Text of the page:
I know that many people prefer to be more structured and schedule these kinds of things. A putterer at heart, I am also of the casual housework persuasion rather than having a two hour cleaning session-things get done as needed or as they fit into everything else.  It's what works for me, in my lifestyle.

And now, as I prepare to go to my very intense volunteer gig (feeding homeless women), I'm also making my homemade dog food for the week. A purely health endeavor as even good canned dog food tends to be dirt cheap.

And so it goes.

Tuesday, September 16, 2014

Saying Goodbye

When my husband and I first met, it was in Denver. He was on active duty in the army. I met him in the late fall and we dated, with me eventually introducing him to my then four year old daughter.  Before we met, he had already been scheduled to be transferred to Japan, of all places, right after Christmas. So we dated during that time, and said good bye-and then wrote every day and spoke on the phone at least once a week.  Those were, after all, the days before email, texting and cell phones.

Scheduled to be in Japan for one year, at the six month mark John took a thirty day leave and returned to Colorado.  After three month of dating and six months of long distance contact, we decided to get married-immediately, during that leave.  My mother flew in from Germany (my father could not make it), and a small wedding was created in about seven days, after which my husband returned to Japan for another six months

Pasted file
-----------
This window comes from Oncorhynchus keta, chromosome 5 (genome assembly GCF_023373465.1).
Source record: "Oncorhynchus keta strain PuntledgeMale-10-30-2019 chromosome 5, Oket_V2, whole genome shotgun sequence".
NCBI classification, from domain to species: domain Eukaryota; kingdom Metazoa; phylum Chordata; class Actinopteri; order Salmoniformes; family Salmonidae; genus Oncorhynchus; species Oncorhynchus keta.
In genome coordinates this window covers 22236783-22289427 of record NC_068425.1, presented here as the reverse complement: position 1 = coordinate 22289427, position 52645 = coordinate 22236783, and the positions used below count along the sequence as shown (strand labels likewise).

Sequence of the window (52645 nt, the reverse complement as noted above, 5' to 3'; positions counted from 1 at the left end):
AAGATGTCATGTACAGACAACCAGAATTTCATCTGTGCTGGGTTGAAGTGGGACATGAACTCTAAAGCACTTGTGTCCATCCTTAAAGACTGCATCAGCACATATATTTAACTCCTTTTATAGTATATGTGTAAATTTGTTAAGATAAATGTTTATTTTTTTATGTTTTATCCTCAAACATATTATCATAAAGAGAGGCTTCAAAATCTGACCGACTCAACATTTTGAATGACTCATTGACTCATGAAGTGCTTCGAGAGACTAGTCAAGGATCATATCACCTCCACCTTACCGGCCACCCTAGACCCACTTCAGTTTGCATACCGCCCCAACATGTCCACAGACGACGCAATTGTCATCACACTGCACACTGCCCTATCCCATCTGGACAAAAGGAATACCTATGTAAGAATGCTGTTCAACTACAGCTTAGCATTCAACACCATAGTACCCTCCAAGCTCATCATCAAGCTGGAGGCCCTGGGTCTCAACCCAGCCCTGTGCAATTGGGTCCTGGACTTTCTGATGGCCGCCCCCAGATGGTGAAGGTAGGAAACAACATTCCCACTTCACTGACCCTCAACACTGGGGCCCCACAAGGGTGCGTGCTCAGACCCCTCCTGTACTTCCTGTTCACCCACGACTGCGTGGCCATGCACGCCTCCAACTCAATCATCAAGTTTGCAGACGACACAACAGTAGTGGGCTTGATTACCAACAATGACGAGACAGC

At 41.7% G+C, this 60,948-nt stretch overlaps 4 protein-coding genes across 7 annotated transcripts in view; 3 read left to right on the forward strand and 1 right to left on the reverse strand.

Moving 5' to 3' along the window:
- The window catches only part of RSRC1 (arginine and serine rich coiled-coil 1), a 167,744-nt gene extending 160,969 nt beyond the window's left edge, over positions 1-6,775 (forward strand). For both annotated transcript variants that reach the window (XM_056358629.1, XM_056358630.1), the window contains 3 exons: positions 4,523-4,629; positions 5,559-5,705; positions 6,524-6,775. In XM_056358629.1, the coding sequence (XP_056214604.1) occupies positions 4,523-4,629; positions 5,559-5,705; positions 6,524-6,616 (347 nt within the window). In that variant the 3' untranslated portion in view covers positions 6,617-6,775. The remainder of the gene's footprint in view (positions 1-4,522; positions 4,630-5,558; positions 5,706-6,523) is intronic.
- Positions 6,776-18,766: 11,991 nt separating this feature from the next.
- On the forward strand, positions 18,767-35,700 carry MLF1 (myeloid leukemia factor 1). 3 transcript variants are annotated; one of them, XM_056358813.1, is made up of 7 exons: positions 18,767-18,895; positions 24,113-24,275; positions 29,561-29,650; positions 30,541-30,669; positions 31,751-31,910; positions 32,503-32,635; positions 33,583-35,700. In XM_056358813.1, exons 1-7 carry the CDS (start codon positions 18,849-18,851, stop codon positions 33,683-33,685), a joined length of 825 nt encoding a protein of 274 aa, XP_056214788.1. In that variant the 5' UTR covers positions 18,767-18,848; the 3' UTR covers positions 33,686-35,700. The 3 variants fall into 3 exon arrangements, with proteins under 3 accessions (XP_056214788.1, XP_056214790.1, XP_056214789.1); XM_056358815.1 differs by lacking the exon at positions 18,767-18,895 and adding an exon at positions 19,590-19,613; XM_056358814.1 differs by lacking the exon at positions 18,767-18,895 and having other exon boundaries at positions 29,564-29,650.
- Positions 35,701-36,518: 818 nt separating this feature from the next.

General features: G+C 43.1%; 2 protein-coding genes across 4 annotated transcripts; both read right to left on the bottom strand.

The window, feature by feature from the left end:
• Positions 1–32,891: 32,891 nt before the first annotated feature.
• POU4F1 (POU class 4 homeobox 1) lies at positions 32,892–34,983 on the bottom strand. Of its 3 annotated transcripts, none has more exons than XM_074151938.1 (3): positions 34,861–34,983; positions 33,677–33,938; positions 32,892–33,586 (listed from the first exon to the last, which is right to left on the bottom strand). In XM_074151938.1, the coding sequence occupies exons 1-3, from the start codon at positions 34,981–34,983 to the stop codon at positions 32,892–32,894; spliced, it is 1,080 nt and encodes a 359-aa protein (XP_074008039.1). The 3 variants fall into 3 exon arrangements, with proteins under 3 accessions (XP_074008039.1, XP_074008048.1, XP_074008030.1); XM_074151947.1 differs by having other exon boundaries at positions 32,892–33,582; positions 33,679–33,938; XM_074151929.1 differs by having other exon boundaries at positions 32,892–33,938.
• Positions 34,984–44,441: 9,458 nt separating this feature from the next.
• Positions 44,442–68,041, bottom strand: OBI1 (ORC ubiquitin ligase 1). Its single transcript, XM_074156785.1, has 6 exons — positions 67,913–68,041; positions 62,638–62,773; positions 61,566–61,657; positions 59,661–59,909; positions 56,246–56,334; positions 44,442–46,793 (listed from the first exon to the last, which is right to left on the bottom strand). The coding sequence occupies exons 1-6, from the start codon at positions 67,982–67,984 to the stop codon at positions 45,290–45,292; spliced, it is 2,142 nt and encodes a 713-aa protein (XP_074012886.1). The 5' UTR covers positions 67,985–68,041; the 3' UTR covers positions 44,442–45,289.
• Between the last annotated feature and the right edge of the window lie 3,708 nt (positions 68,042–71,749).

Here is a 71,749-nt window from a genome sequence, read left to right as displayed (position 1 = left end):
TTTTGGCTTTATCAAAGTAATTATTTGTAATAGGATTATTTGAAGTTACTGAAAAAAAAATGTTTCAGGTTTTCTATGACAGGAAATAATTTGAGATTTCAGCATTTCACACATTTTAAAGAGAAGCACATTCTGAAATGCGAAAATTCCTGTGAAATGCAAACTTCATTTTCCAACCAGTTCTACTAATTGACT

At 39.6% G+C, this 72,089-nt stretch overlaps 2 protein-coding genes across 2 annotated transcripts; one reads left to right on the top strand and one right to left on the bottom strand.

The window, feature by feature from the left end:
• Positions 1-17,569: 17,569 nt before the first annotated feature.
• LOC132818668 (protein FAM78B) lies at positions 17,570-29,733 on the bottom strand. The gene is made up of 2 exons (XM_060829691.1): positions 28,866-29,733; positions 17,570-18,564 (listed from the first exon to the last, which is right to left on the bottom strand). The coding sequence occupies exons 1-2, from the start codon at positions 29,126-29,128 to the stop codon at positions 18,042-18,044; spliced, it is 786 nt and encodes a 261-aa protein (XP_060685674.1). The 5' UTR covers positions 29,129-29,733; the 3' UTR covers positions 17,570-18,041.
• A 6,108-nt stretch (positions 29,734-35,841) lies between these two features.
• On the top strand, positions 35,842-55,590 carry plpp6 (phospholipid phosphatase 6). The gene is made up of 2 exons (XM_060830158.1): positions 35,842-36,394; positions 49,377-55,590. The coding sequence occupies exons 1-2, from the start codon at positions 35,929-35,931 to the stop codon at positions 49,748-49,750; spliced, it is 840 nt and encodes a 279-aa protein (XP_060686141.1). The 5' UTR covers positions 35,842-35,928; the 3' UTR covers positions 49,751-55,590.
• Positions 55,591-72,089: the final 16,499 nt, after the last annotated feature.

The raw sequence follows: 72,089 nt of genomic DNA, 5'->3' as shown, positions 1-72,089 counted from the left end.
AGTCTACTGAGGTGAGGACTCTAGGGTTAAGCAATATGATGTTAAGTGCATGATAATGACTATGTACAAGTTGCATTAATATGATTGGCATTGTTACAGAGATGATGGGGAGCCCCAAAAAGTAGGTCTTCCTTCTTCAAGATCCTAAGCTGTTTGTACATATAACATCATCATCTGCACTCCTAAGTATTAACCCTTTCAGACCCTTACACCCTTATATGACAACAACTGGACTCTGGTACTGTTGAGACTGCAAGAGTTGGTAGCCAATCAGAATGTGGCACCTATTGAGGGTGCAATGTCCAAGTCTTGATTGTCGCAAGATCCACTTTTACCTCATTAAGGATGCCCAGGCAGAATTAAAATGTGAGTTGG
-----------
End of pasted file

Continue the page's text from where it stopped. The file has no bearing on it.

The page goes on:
My future mother and father is law were also unable to make the wedding-they lived across the country, we were marrying in just a couple days, and they still had dependent kids at home. They gave us a generous wedding gift.  More importantly, they invited me and my four year old daughter to come to live with them for the next six months-in their home, sight unseen.  Let me simply say that the older I get, the more I realize how great a leap this step was. Not only were they getting a daughter in law, they were also getting a four year old child in the bargain. These were empty nesters, almost ready for retirement and happy to be where they were in life.